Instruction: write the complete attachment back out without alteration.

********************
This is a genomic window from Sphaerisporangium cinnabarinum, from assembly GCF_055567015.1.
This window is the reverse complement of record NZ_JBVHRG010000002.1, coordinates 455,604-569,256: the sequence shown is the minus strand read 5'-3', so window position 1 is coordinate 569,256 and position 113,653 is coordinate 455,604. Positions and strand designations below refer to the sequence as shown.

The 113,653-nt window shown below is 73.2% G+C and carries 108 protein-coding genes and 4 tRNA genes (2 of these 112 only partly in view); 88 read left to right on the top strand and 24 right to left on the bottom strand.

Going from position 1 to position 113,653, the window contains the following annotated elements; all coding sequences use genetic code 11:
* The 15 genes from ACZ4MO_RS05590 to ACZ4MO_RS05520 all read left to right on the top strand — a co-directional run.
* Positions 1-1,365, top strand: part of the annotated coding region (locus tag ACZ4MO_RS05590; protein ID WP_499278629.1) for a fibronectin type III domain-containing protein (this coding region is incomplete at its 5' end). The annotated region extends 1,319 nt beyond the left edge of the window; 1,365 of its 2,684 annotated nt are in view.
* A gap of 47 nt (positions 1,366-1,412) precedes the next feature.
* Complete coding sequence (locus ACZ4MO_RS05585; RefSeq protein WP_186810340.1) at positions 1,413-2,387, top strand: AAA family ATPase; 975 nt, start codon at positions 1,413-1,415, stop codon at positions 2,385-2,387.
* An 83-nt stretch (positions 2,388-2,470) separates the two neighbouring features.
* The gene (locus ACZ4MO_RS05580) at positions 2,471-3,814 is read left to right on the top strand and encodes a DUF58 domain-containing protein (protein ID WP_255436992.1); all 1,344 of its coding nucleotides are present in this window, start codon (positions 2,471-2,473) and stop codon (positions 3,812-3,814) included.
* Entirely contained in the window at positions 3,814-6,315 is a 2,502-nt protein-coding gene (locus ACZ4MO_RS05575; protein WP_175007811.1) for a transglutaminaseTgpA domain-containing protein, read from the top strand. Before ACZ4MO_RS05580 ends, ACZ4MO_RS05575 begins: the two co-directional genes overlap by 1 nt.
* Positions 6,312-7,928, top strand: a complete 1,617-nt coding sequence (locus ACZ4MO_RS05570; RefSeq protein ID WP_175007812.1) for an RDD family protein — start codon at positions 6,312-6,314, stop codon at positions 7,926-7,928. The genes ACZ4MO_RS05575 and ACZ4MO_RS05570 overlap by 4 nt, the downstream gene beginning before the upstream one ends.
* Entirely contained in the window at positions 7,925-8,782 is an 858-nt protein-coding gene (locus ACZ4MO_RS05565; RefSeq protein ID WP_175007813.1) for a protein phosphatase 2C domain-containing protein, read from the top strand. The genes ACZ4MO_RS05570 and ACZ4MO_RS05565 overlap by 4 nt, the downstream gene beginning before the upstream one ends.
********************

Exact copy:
This is a genomic window from Sphaerisporangium cinnabarinum, from assembly GCF_055567015.1.
This window is the reverse complement of record NZ_JBVHRG010000002.1, coordinates 455,604-569,256: the sequence shown is the minus strand read 5'-3', so window position 1 is coordinate 569,256 and position 113,653 is coordinate 455,604. Positions and strand designations below refer to the sequence as shown.

The 113,653-nt window shown below is 73.2% G+C and carries 108 protein-coding genes and 4 tRNA genes (2 of these 112 only partly in view); 88 read left to right on the top strand and 24 right to left on the bottom strand.

Going from position 1 to position 113,653, the window contains the following annotated elements; all coding sequences use genetic code 11:
* The 15 genes from ACZ4MO_RS05590 to ACZ4MO_RS05520 all read left to right on the top strand — a co-directional run.
* Positions 1-1,365, top strand: part of the annotated coding region (locus tag ACZ4MO_RS05590; protein ID WP_499278629.1) for a fibronectin type III domain-containing protein (this coding region is incomplete at its 5' end). The annotated region extends 1,319 nt beyond the left edge of the window; 1,365 of its 2,684 annotated nt are in view.
* A gap of 47 nt (positions 1,366-1,412) precedes the next feature.
* Complete coding sequence (locus ACZ4MO_RS05585; RefSeq protein WP_186810340.1) at positions 1,413-2,387, top strand: AAA family ATPase; 975 nt, start codon at positions 1,413-1,415, stop codon at positions 2,385-2,387.
* An 83-nt stretch (positions 2,388-2,470) separates the two neighbouring features.
* The gene (locus ACZ4MO_RS05580) at positions 2,471-3,814 is read left to right on the top strand and encodes a DUF58 domain-containing protein (protein ID WP_255436992.1); all 1,344 of its coding nucleotides are present in this window, start codon (positions 2,471-2,473) and stop codon (positions 3,812-3,814) included.
* Entirely contained in the window at positions 3,814-6,315 is a 2,502-nt protein-coding gene (locus ACZ4MO_RS05575; protein WP_175007811.1) for a transglutaminaseTgpA domain-containing protein, read from the top strand. Before ACZ4MO_RS05580 ends, ACZ4MO_RS05575 begins: the two co-directional genes overlap by 1 nt.
* Positions 6,312-7,928, top strand: a complete 1,617-nt coding sequence (locus ACZ4MO_RS05570; RefSeq protein ID WP_175007812.1) for an RDD family protein — start codon at positions 6,312-6,314, stop codon at positions 7,926-7,928. The genes ACZ4MO_RS05575 and ACZ4MO_RS05570 overlap by 4 nt, the downstream gene beginning before the upstream one ends.
* Entirely contained in the window at positions 7,925-8,782 is an 858-nt protein-coding gene (locus ACZ4MO_RS05565; RefSeq protein ID WP_175007813.1) for a protein phosphatase 2C domain-containing protein, read from the top strand. The genes ACZ4MO_RS05570 and ACZ4MO_RS05565 overlap by 4 nt, the downstream gene beginning before the upstream one ends.